The Prime Minister’s Special Envoy for Freedom or Religion or Belief, Fiona Bruce MP, this week sounded the alarm for Algeria. After visiting Christians and other members of minority faiths a week ago, she told a Coptic new year (Nayrouz) service in Westminster that all groups are experiencing restrictions. She said over 30 Evangelical Protestant churches had been closed and many pastors face court proceedings. “The pressure is real,” Ms Bruce said. “Pray that there will be a change of approach by the authorities.”
Another example was that Caritas, a confederation of Catholic aid and development organisations active in Algeria since the country’s independence, announced that it has been ordered to close This is apparently because of new restrictions imposed on foreign and multinational NGOs.
In Libya, Middle East Concern reports that a young man who came to Christ from Islam four years ago has been arrested by militias who have now sentenced him to death. Also in Libya, the Union Church in Tripoli, along with four multi-national congregations who use the building, are facing an eviction order from the place of worship they have used for some 50 years. The owners of the land claim the use of the building is counter to their Islamic faith.
There are brighter developments on the economic front for Tunisia and Egypt. Both countries seem to have reached the final stages of a deal to borrow from the International Monetary Fund (IMF). Both have faced serious economic challenges, deepened further by rising energy costs and shortages of basic commodities. The two governments are struggling to pay for and subsidise key imports, from basic food products to car parts. Tunisia now has its highest inflation rate in 30 years.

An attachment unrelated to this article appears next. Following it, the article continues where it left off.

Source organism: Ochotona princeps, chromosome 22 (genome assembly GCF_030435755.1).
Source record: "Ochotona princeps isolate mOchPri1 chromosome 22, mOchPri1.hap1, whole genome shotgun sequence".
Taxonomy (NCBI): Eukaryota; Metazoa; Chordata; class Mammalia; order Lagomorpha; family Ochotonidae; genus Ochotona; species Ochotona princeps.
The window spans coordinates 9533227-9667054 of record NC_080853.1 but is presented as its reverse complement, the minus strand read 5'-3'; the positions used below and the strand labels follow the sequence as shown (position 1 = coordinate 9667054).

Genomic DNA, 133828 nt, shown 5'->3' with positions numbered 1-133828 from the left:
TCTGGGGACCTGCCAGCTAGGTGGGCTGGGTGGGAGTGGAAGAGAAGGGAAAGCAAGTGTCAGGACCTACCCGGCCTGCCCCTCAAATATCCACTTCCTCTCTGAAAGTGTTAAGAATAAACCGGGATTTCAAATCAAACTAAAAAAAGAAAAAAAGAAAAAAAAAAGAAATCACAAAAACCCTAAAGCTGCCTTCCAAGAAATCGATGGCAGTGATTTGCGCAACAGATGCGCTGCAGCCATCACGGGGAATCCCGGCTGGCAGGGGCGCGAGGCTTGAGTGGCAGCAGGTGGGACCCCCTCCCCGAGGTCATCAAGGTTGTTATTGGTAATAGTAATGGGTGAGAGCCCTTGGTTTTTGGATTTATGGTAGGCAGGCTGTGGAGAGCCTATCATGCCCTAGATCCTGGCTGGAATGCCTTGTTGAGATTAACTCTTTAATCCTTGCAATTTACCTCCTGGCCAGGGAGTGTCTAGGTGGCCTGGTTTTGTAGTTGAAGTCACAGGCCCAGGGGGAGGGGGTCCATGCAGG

Meanwhile, the Biden administration is to cut 10 per cent of its annual $300 million support for the Egyptian military amid concerns over Egypt’s human rights violations. At the end of this month Egypt is to begin a “national dialogue” with opposition voices over domestic challenges, although observers questioned how serious the government is about implementing political reforms. The nation is also preparing to host the next UN global summit on climate change, COP27, at Sharm el-Sheikh.
News that Saudi Arabia has won the bid to host the 2029 Asian Winter Games raised concerns for the environmental organisation Greenpeace. Although the event will be held in the Sarawat mountains that does have snowfall, campaigners questioned the amount of energy required to generate the additional snow needed for the state’s first outdoor ski resort and to supply a new man-made lake. The resort is part of Neom, a new flagship city Saudi Arabia is building.